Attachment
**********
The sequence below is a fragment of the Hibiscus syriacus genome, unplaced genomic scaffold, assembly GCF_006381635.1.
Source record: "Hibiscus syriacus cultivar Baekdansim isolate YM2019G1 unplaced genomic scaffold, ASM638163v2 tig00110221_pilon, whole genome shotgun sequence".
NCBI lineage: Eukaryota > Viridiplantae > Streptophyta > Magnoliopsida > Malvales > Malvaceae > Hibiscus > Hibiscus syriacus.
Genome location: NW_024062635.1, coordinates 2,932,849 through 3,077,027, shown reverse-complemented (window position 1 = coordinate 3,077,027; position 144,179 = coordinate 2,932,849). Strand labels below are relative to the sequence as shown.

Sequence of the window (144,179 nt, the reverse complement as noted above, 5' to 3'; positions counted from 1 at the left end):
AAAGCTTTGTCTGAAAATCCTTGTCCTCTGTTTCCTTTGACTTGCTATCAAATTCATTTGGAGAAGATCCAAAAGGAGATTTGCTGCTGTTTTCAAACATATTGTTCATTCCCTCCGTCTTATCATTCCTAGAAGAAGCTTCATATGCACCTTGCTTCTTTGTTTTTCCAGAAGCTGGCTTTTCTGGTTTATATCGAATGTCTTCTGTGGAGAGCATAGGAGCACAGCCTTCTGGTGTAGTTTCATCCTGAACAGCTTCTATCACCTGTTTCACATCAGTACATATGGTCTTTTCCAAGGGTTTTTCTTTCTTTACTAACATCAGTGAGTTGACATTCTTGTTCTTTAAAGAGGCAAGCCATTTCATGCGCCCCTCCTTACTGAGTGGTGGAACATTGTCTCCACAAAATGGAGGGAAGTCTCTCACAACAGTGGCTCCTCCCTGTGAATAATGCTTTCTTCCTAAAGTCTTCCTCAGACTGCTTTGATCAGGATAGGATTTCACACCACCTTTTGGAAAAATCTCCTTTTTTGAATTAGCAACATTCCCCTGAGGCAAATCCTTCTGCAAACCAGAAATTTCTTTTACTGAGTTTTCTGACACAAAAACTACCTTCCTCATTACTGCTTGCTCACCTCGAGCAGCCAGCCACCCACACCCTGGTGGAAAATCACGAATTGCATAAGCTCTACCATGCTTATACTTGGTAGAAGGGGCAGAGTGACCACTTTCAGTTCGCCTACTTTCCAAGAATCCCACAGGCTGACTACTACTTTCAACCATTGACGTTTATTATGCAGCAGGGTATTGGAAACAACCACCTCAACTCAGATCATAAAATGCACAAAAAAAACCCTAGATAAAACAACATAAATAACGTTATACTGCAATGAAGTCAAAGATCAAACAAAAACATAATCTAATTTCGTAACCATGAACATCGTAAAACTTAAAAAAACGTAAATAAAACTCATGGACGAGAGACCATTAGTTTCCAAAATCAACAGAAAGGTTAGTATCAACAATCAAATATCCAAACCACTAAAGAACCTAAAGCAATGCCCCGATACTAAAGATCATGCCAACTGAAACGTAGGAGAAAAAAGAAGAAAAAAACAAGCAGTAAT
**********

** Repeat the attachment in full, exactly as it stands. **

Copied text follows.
The sequence below is a fragment of the Hibiscus syriacus genome, unplaced genomic scaffold, assembly GCF_006381635.1.
Source record: "Hibiscus syriacus cultivar Baekdansim isolate YM2019G1 unplaced genomic scaffold, ASM638163v2 tig00110221_pilon, whole genome shotgun sequence".
NCBI lineage: Eukaryota > Viridiplantae > Streptophyta > Magnoliopsida > Malvales > Malvaceae > Hibiscus > Hibiscus syriacus.
Genome location: NW_024062635.1, coordinates 2,932,849 through 3,077,027, shown reverse-complemented (window position 1 = coordinate 3,077,027; position 144,179 = coordinate 2,932,849). Strand labels below are relative to the sequence as shown.

Sequence of the window (144,179 nt, the reverse complement as noted above, 5' to 3'; positions counted from 1 at the left end):
AAAGCTTTGTCTGAAAATCCTTGTCCTCTGTTTCCTTTGACTTGCTATCAAATTCATTTGGAGAAGATCCAAAAGGAGATTTGCTGCTGTTTTCAAACATATTGTTCATTCCCTCCGTCTTATCATTCCTAGAAGAAGCTTCATATGCACCTTGCTTCTTTGTTTTTCCAGAAGCTGGCTTTTCTGGTTTATATCGAATGTCTTCTGTGGAGAGCATAGGAGCACAGCCTTCTGGTGTAGTTTCATCCTGAACAGCTTCTATCACCTGTTTCACATCAGTACATATGGTCTTTTCCAAGGGTTTTTCTTTCTTTACTAACATCAGTGAGTTGACATTCTTGTTCTTTAAAGAGGCAAGCCATTTCATGCGCCCCTCCTTACTGAGTGGTGGAACATTGTCTCCACAAAATGGAGGGAAGTCTCTCACAACAGTGGCTCCTCCCTGTGAATAATGCTTTCTTCCTAAAGTCTTCCTCAGACTGCTTTGATCAGGATAGGATTTCACACCACCTTTTGGAAAAATCTCCTTTTTTGAATTAGCAACATTCCCCTGAGGCAAATCCTTCTGCAAACCAGAAATTTCTTTTACTGAGTTTTCTGACACAAAAACTACCTTCCTCATTACTGCTTGCTCACCTCGAGCAGCCAGCCACCCACACCCTGGTGGAAAATCACGAATTGCATAAGCTCTACCATGCTTATACTTGGTAGAAGGGGCAGAGTGACCACTTTCAGTTCGCCTACTTTCCAAGAATCCCACAGGCTGACTACTACTTTCAACCATTGACGTTTATTATGCAGCAGGGTATTGGAAACAACCACCTCAACTCAGATCATAAAATGCACAAAAAAAACCCTAGATAAAACAACATAAATAACGTTATACTGCAATGAAGTCAAAGATCAAACAAAAACATAATCTAATTTCGTAACCATGAACATCGTAAAACTTAAAAAAACGTAAATAAAACTCATGGACGAGAGACCATTAGTTTCCAAAATCAACAGAAAGGTTAGTATCAACAATCAAATATCCAAACCACTAAAGAACCTAAAGCAATGCCCCGATACTAAAGATCATGCCAACTGAAACGTAGGAGAAAAAAGAAGAAAAAAACAAGCAGTAAT